A 47-month-old female presented to the emergency department with a fingertip injury at her right ring finger after crushing it in the hinges of a chair. Written informed consent was obtained from the patient. The soft tissue defect included approximately one-fourth of the distal phalanx in length (Ishikawa zone 1), involving both the volar and dorsal side, with exposure of the distal tip of distal phalangeal bone (Fig. 1A). There was no disruption of tendon or neurovascular structures. A minor fracture line was observed in the distal phalangeal bone in the preoperative X-rays (Fig. 1B).
Because of the loss of the amputated part, the defect was covered by reconstruction with a 5×10 mm- sized, distally-based, fasciocutaneous thenar flap, elevated from the palmar thenar eminence (Fig. 2A). In the flap elevation, special care was taken to avoid injury to the palmar digital nerve of thumb. A long-arm, dorsal-blocking splint was applied postoperatively to prevent extension of the affected digit. The elbow was maintained in 90º flexion, and the metacarpophalangeal joint, proximal interphalangeal joint, and distal interphalangeal joint were all also flexed.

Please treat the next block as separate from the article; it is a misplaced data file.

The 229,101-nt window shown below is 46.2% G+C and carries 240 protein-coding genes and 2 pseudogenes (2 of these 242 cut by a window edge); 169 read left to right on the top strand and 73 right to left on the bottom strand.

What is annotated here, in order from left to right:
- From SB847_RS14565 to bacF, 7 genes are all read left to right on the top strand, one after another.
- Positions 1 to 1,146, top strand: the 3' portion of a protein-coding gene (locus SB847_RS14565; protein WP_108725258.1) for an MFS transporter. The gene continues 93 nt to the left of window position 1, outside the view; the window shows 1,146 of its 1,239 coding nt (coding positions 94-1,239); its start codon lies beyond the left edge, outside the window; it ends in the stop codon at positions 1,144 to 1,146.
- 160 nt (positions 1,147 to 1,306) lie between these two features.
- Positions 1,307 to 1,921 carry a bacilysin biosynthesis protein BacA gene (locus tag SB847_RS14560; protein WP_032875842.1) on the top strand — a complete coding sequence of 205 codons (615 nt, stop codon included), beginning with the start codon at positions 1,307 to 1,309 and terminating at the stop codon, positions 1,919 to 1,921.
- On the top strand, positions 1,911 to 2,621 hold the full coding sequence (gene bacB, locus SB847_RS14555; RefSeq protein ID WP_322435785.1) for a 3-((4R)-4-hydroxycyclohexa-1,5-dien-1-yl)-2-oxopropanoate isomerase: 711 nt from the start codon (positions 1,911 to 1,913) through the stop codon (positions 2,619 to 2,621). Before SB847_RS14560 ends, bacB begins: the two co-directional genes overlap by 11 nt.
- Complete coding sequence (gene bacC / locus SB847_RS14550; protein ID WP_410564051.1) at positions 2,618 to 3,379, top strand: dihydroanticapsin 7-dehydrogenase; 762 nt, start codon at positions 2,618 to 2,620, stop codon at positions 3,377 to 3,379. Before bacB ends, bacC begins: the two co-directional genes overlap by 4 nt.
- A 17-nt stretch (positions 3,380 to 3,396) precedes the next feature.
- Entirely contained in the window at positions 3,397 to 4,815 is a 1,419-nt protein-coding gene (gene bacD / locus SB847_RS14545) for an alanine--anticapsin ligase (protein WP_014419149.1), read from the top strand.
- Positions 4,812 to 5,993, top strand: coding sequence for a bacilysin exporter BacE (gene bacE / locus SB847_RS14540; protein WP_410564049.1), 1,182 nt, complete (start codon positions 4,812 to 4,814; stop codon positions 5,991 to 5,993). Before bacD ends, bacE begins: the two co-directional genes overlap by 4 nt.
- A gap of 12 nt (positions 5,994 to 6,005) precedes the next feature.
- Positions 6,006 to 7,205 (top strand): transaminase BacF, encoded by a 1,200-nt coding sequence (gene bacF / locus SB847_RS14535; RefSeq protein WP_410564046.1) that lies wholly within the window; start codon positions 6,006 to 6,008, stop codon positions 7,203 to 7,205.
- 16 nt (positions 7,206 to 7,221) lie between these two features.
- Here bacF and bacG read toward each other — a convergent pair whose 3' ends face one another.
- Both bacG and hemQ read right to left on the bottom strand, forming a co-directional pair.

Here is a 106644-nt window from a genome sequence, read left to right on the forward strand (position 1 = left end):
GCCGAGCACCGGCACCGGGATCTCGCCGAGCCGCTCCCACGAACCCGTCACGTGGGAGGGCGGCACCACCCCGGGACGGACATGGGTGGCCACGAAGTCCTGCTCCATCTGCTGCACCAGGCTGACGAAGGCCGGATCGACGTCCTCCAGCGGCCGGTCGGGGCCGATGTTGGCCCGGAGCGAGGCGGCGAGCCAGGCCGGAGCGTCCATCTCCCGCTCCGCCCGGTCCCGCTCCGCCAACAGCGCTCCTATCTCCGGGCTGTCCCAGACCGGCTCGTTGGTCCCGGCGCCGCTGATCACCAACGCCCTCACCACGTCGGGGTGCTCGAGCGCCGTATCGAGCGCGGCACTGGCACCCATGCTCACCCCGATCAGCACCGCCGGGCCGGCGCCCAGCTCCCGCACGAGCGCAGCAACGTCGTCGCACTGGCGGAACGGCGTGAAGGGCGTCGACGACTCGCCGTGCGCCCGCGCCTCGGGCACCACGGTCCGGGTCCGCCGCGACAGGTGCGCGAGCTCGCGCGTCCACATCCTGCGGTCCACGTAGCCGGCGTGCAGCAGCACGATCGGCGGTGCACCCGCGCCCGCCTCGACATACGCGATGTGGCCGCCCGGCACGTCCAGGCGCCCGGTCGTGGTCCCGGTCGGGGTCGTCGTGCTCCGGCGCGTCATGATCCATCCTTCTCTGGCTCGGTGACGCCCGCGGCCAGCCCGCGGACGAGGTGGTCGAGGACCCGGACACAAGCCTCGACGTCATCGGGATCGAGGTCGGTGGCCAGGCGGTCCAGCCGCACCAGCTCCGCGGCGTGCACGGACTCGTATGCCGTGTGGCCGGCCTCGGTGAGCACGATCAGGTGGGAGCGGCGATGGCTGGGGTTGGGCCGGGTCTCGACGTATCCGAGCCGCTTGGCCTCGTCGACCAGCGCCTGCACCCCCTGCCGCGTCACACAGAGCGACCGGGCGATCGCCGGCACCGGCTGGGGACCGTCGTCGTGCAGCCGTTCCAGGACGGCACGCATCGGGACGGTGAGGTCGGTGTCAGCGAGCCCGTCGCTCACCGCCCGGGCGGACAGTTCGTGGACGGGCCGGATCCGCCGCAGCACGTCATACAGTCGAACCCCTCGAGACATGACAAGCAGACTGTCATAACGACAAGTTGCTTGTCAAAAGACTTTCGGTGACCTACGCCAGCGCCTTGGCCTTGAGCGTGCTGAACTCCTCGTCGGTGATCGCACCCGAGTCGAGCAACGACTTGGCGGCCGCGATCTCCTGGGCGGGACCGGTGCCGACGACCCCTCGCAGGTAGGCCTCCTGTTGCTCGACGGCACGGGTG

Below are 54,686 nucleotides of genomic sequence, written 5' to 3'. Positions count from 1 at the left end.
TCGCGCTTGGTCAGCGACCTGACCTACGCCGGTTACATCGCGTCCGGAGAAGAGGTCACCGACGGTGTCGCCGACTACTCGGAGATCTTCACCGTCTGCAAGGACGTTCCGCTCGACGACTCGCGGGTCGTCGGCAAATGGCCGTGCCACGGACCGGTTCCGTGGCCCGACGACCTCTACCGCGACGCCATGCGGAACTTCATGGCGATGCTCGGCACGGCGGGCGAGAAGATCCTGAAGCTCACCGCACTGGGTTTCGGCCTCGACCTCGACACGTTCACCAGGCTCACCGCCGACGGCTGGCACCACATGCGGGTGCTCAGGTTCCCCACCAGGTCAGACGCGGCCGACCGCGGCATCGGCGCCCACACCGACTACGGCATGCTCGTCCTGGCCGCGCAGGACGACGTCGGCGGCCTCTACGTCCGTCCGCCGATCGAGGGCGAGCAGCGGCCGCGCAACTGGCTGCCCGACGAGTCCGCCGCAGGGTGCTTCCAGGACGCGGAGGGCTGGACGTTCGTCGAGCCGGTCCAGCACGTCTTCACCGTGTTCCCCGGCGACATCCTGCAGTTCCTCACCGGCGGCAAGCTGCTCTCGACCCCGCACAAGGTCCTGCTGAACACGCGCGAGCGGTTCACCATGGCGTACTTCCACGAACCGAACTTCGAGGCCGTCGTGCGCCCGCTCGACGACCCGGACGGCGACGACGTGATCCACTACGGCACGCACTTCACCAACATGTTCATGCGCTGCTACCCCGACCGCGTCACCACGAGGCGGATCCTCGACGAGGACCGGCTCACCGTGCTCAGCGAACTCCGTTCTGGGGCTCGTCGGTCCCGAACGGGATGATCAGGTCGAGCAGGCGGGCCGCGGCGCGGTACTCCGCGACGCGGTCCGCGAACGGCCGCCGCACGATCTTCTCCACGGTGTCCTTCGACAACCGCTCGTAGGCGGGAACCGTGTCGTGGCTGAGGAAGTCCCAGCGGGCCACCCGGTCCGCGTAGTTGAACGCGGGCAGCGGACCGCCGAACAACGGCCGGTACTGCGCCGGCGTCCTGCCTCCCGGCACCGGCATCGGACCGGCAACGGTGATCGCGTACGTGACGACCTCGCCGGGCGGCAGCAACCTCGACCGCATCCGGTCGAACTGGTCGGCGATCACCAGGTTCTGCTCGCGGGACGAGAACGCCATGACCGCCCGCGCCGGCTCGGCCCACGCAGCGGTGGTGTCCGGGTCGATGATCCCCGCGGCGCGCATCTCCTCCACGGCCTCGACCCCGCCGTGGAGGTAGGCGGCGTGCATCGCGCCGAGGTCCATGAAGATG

However, thenar flap’s proximal margin was found partially disrupted during ward dressing 2 days after the operation, and reoperation was planned (Fig. 2B). After repairing the dehisced flap inset margin, the ring finger middle phalanx was placed in close approximation to the thumb proximal phalanx opposite vectors. To avoid any injuries of the epiphyseal plates and neurovascular structures, midaxial lines were drawn first at the affected digit and thumb in a flexion state. Then, an 18-gauge catheter was carefully applied dorsal to the marked lines from the skin to the periosteum, and a 0.7 mm-sized K-wire was inserted through the catheter. The wire was inserted vertically towards the diaphysis’ longitudinal axes of the ring finger middle phalangeal bone and thumb proximal phalangeal bone to immobilize the flap (Fig. 3).